• That there is no purchase necessary to enter or win.  (This helps avoid your promotion from becoming an illegal lottery – which we explained in our first post here).
  • Odds of winning.  (In most promotions, this will vary depending on the number of eligible entries received).
  • Prize description – including number of prizes and approximate retail value. (Be very specific about what is and what is not included in the prize, especially if the prize is high value like travel, vehicles, or lodging).
  • Who the sponsor is of the promotion.  (Most state laws require that the sponsor be named in the rules, and should be the party or parties legally responsible for the promotion).
  • Choice of law provisions. (Most times naming the Sponsor’s home state).
  • All necessary releases from the entrant – including publicity, liability, and travel (if the prize includes travel).  (In addition to the release included in the Official Rules, for larger prizes you may want to draft a separate release for potential winners to execute before their  prize is awarded).
  • A link to the sponsor’s privacy policy so that the entrant is informed how their information will be managed.

You may also need to prepare what are commonly called the “Abbreviated Rules” for marketing purposes.  These are the short form rules that should appear in any email, flier or other material advertising the promotion. The Abbreviated Rules need to offer the consumer the key highlights and importantly provide a link or explain how an entrant can find the full official rules.  These highlights include:

  • That there is no purchase necessary.
  • The eligibility requirements.
  • The promotion start and end date.
  • How to enter the promotion.
  • The prize and approximate retail value.
  • The odds of winning.
  • The name and address of the sponsor.

In sum, the type of promotion you are running drives the content and structure of your rules.  This means that while there is rarely a one size fits all approach, keeping these questions in mind when you start formulating your promotion will assist you in  finalizing your official rules, no matter what type of promotion you intend to run.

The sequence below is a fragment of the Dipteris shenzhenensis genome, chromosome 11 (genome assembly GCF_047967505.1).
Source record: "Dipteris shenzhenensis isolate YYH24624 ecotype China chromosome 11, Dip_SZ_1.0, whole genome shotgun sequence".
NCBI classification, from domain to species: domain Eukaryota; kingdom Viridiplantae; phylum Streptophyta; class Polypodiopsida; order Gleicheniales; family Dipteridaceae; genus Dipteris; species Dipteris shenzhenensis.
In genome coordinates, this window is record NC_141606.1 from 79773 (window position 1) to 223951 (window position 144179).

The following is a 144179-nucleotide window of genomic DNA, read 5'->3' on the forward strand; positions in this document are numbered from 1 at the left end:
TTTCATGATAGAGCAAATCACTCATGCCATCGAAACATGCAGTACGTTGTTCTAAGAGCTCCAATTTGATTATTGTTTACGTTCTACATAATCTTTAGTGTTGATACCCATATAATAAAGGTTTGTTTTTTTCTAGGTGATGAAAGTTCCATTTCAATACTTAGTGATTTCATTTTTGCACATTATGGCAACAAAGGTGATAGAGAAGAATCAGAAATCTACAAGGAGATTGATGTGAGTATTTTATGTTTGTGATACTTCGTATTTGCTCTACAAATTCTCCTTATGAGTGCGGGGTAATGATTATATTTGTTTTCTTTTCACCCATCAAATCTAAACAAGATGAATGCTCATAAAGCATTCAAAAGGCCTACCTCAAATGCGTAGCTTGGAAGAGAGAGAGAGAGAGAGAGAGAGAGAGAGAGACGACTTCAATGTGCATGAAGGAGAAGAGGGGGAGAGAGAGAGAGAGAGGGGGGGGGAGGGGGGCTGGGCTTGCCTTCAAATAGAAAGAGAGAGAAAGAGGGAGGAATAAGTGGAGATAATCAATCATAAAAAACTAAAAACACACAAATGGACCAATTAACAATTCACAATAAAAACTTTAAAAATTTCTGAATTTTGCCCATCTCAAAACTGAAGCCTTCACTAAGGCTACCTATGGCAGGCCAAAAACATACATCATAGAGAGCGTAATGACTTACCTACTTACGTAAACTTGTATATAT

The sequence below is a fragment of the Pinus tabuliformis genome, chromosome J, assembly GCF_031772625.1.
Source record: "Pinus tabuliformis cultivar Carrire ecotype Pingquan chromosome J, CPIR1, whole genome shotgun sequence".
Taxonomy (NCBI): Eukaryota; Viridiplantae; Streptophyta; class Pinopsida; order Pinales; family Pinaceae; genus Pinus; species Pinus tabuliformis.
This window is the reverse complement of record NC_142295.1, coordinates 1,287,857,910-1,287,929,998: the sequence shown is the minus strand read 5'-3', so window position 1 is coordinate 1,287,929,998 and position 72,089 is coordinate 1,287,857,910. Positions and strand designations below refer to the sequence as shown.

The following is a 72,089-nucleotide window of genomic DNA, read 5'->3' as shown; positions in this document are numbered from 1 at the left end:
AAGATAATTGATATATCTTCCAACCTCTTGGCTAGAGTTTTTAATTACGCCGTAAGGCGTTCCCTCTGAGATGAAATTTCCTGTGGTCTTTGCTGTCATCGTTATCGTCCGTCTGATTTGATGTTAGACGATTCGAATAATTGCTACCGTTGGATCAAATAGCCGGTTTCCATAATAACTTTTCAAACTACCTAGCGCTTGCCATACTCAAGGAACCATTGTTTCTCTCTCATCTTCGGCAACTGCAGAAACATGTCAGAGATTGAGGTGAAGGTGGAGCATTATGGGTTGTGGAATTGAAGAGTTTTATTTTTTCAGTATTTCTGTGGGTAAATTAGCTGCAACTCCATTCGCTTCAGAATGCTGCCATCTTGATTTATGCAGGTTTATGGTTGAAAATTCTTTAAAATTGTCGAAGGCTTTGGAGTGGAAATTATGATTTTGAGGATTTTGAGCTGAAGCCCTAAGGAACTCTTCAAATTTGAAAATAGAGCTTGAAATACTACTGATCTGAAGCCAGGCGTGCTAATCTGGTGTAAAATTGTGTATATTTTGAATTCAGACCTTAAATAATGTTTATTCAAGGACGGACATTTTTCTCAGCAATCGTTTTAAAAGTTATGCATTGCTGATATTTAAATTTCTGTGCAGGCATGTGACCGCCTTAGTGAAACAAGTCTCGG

In a future post, we will dive deeper into promotions that involve user generated content and considerations when picking a promotions platform.  Stay tuned!

The material contained in this communication is informational, general in nature and does not constitute legal advice. The material contained in this communication should not be relied upon or used without consulting a lawyer to consider your specific circumstances. This communication was published on the date specified and may not include any changes in the topics, laws, rules or regulations covered. Receipt of this communication does not establish an attorney-client relationship. In some jurisdictions, this communication may be considered attorney advertising.


About the Author: Tore T. DeBella

Tore T. DeBella is a partner in the firm's Intellectual Property Practice Group. Tore’s practice focuses on trademark clearance, portfolio management and enforcement, as well as information technology and data privacy/security strategy and compliance. Tore’s unique blended practice offers significant value to his clients, as he is able to counsel on both the “brand value” and “data” implications of various cutting-edge technological issues like social media, website policies and terms, keyword advertising and domain names.